This isn't an argument about who is WVU's alpha dog. The Mountaineers won't have it and don't want any part of it.
"I don't really see a problem with things," Staten said. "I just go out there and play the game and I don't really worry about how many shots I've taken or how many points other people have scored. I just want to win, and as long as our score is better than theirs at the end of the game, I'm happy."
Harris can only admire how Staten keeps the other four plates spinning while he's on the floor, how he rebounds and guards and passes and never stops. How much one scores or the other needs to be shooting only comes up outside of the locker room after a game.
"I can't describe how hard his job is," Harris said. "There's a lot of pressure on him, but he knows how to handle it. It's an honor to play with that guy. I'm learning a lot from him, to be honest."
Yet there's case to be made for Staten leading the offense and taking the most shots. Begin with the way it changes the parts around him. Less attention would go to Harris, and that's a guy who could stand a break after battling defenses and his own emotions all month. Harris doesn't have to be on all the time if Staten is doing his thing, and if Harris is off, WVU doesn't have to revert to Terry Henderson, who's as up and down as the sun.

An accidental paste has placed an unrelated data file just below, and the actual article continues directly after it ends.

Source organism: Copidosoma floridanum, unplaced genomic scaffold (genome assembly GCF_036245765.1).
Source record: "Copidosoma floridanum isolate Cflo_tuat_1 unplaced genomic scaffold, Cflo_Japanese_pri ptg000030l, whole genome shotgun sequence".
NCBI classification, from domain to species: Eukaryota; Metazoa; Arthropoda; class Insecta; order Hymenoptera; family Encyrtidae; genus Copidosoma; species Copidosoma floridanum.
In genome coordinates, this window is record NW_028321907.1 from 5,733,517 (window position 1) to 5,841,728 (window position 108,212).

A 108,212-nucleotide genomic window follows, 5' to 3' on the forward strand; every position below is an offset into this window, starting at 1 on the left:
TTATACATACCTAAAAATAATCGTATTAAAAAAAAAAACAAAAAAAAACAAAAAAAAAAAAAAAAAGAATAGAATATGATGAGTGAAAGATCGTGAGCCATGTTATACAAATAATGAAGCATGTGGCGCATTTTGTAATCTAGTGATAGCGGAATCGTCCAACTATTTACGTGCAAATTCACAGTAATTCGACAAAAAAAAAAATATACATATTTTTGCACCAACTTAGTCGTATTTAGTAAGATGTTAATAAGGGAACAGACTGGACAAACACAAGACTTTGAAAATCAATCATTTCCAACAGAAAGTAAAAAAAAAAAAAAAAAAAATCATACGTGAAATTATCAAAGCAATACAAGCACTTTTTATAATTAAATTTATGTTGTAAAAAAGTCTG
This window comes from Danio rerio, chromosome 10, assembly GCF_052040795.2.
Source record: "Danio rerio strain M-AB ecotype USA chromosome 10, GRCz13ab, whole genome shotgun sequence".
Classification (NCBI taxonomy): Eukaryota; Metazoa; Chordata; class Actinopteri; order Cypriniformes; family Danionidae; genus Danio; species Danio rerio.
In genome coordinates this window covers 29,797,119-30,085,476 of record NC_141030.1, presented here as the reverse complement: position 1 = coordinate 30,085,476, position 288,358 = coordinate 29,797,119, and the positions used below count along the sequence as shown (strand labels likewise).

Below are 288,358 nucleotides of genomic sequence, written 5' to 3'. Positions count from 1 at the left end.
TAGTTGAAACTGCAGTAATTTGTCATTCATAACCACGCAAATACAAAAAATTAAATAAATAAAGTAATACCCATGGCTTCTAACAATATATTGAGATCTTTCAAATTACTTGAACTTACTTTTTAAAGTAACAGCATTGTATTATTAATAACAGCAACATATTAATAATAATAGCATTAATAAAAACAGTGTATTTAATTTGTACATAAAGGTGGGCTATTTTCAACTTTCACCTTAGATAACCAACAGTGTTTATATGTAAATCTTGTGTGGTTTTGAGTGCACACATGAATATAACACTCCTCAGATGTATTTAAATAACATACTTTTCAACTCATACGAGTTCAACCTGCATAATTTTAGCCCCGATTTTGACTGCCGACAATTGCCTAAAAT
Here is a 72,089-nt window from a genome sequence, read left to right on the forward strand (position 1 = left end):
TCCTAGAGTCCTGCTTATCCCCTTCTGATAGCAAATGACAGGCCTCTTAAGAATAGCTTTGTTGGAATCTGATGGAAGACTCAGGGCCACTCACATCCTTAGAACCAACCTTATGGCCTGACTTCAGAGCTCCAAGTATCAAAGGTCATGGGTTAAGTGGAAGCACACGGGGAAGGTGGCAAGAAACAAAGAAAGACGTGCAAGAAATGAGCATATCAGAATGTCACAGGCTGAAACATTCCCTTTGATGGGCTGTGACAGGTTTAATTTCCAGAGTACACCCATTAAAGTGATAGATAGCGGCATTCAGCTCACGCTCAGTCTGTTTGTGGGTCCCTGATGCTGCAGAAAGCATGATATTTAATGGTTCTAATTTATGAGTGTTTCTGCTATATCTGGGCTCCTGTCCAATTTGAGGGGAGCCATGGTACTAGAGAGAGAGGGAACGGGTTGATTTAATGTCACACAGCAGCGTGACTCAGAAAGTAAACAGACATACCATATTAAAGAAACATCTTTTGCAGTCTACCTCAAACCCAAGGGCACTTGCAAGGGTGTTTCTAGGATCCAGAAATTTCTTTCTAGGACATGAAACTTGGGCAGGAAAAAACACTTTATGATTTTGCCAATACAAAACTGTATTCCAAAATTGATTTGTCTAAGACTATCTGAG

And most important, perhaps, is that WVU would go from a team that hunts and needs jump shots to a team that can push you, if not with tempo, then with a strong and speedy guard who can't be stopped.
But the numbers tell the story best. Harris had taken 271 shots this season. If it was Staten leading the team in that category, he'd score more points than Harris has. Staten doesn't shoot anywhere near the volume of 3-pointers Harris does. He gets close to the rim or falls back on an emergency break jumper and makes 52.2 percent of his attempts. Increase his output and watch him attempt and make more free throws, too.
Take his percentages and make the projections. If Staten had taken 271 shots, he'd be averaging a little more than 19 points per game, a layup more than he does right now and the best average in the Big 12.
Would there be consequences? It's hard to believe Harris wouldn't continue to get his shots or that WVU needs Henderson shooting so much. It's harder to believe a player as good as Staten wouldn't continue doing everything he already does at a high level.
Staten's strength this season is choosing his spots, but what if the Mountaineers chose to make it about Staten? Would they - could they still - be better?
Contact sportswriter Mike Casazza at mi...@dailymailwv.com or 304-319-1142. His blog is at blogs.charlestondailymail.com.